If you were fortunate enough to be a wrestling fan in the 1980s, you saw the best of the best. The WWF was king and wrestlers like Hulk Hogan, Roddy Piper, Paul Orndorff, and Andre the Giant were as recognizable and as loved as your MLB sluggers or NFL quarterbacks.
Even Magic and Bird had to compete with the pro grapplers. While Gretzky was surely great, Muraco was just as magnificent. Wrestling was everywhere. From kids to grandmothers, Americans tuned in to watch their favorite stars battle it out each and every week.
By the mid-80s, it seemed nothing could get wilder than the WWF action. Fuji dust was flying, turnbuckles were being eaten, and coconuts were crushing craniums. The guys of the WWF were on top of the world. Then it happened. The glow from our televisions got just a little brighter when it came to our wrestling options. In 1986 the Gorgeous Ladies Of Wrestling hit the air. We would never be the same.
The Gorgeous Ladies Of Wrestling—GLOW—was an all-women production of wrestling. Sure, the WWF has some women’s matches, but after years of watching the likes of The Fabulous Moolah, fans now had the opportunity to check out a different kind of professional women’s wrestlers. The GLOW girls didn’t look like Moolah, who was already in her 60s, or really like anything we’ve ever seen. They were wrestlers for sure, but they were true characters. Pretty girls who were funny and tough. GLOW was on to something.
GLOW had an amazing following seemingly right from the start. Fans tuned in every week to see battles between good and bad and to laugh at the little skits the girls put on in between each bout. It was sports meets SNL meets Hee-Haw—and it worked. The girls were feisty fighters but they also knew how to have a good time. They made jokes and acted in sketches. They even sang and rapped. Like the 1985 Chicago Bears and the 1986 New York Mets, the GLOW girls fit right in with the times. Brash, flashy, athletes complete with their own music videos. The GLOW girls were championship wrestlers and self-promoters.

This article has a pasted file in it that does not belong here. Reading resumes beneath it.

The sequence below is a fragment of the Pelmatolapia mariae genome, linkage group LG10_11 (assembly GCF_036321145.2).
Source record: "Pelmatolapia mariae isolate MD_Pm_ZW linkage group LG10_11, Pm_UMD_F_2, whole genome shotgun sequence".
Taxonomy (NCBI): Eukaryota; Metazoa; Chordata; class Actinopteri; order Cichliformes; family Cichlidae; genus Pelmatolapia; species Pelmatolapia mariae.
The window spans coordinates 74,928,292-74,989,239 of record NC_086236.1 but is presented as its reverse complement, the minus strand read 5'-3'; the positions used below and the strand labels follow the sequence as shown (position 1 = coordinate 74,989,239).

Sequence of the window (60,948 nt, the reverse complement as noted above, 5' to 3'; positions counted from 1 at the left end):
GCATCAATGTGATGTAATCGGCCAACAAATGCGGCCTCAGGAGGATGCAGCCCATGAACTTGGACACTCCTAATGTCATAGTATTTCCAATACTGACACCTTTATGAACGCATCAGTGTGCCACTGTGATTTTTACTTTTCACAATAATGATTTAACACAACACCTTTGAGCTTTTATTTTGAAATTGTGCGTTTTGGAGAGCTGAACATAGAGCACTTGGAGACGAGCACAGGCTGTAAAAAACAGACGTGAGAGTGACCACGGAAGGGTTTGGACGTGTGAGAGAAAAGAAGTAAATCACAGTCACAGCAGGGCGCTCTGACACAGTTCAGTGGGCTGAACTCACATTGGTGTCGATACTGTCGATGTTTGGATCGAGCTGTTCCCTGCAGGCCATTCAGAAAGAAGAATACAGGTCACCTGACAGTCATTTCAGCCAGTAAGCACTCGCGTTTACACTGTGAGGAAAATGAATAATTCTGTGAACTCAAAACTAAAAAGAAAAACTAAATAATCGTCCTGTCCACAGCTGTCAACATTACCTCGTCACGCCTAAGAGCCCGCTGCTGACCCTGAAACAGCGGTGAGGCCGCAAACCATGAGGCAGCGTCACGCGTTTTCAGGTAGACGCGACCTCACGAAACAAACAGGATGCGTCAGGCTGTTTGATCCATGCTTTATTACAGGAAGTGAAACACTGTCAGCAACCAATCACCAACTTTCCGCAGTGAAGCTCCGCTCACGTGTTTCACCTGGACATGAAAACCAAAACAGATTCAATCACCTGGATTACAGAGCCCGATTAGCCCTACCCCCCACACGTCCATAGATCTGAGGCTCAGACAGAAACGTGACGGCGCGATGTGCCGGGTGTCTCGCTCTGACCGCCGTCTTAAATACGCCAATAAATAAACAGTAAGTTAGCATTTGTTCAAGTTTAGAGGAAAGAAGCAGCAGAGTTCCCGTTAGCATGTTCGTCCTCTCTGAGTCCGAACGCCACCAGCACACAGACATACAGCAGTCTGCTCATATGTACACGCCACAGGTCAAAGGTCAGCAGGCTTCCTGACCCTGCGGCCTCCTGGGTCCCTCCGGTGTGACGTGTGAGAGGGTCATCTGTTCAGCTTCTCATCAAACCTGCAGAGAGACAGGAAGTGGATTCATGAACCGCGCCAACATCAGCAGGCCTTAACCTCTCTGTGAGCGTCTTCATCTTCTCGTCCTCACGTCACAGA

Just as the WWF was thriving under the leadership of Vince McMahon, GLOW carved out its own niche. The women were extremely popular. GLOW magazines, posters, and VHS tapes were the norm. GLOW was able to do it’s own campy, unique, glorious thing even while the WWF was on fire. While McMahon’s product had the wrestling part down, GLOW had something the WWF didn’t have—the gorgeous ladies. Things were good. Then after just four seasons, GLOW was gone.
There are different stories as to the exact reasons for the breaking of the GLOW shtick, but financial turmoil seems to be the theme of all versions. Whatever the case, GLOW unfortunately stopped shining way too soon.
Now, decades later GLOW is back—at least in the headlines. A new Netflix series based on GLOW is now released. The popularity of the fictional program has led people to discover, or in some cases rediscover, the real GLOW women. The stars of GLOW are back in the spotlight and it’s well deserved.